• mike

    “Most of it goes on food, energy bills, and services like internets, movies, music and porn I guess. It’s fucking ages since I bought a jet engine.”

    Haha! Laughed my bollocks off at that!

  • Paul Marks

    Sorry J.P. but British manufacturing is in decline.

    Indeed it is in a state of collapse.

  • Yes, Mike, I also found myself sympathizing with Ian’s sentiments, except maybe for the porn part.

    Laird: that was a very useful remark, thanks. These things need clarification for lay people like me, even if Paul is correct in his comment above.

  • comatus

    Just to be “that way,” I might take the opposite of Laird’s analysis: when Ford’s River Rouge plants employed 5000 people just to sweep up the place, they really were in the cleaning business. We made the error, for generations, of not counting it that way. The difference is, if cars drop off, can you put your sweepers to work elsewhere. Many companies made transitions like this: a company I was fond of made wheelbarrows and buggy whips, before they made missile components and jet engines. Same sweepers.

    When I worked for the Post Office, I did a lot of technical work to establish addressing and help develop high-volume sortation and delivery plans for new auto plants. It was a satisfying service to perform, but I was never invited to think of myself as a car-builder because of it. On the other hand, I’m pretty sure the cook in Jeep’s cafeteria carries a UAW card.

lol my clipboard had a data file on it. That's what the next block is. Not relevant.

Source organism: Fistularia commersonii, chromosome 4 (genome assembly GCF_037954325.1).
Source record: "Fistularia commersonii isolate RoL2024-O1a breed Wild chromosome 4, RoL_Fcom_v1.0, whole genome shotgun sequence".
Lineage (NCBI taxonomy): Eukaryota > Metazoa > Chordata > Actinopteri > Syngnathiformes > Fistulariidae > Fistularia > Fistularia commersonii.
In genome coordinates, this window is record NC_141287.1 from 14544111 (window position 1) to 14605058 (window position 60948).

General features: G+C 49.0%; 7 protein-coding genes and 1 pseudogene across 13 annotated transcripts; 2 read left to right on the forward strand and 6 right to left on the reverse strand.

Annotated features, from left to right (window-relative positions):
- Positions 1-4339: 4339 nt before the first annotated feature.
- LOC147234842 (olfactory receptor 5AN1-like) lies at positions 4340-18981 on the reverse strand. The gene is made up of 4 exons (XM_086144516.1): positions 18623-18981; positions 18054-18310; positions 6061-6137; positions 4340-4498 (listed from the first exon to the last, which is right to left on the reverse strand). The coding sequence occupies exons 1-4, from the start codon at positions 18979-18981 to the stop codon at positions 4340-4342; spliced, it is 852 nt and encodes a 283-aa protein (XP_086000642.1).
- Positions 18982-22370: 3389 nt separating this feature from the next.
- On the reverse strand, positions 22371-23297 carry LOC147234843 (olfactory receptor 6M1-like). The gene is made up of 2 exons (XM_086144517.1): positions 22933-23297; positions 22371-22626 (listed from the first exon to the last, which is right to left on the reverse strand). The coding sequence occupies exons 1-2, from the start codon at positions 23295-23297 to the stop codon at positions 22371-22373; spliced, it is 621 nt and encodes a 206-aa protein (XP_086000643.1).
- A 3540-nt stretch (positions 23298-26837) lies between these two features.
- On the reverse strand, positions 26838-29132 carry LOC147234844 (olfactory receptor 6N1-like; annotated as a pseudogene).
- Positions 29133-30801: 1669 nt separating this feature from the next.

• Johnathan Pearce

    Well, I wrote something long and erased it. Aero engines are very nice, but the fact is that if your everyday necessities are made abroad your country is decadent: It’s no longer a going concern, it’s one that survives by other people’s industry. And I say that knowing it’s as true for America as for Britain.

    Obviously the concept of division of labour is not one that you are familiar with, “PersonFromPorlock”.

  • If Brits (and more generally the West) were using the labor surplus for “bread, beer and dancing girls”, everything would be fine. But the Brits, like the rest of the West, are not. They are using the labor surplus to hire uncountable numbers of bureaucrats who make life difficult for everyone who want to make bread or beer, let alone earn a decent living as a dancing girl.

    Those self-satisfied liberals are wasting a unique historical moment.

    SQOTD!

    Incidentally, isn’t services/manufacturing a distinction without a difference? I mean, factories just pay people to dig stuff up, move it around and operate the machinery.

    I envisage a world where manufacturing is literally cost free. I don’t see the world grinding to a halt.

  • Laird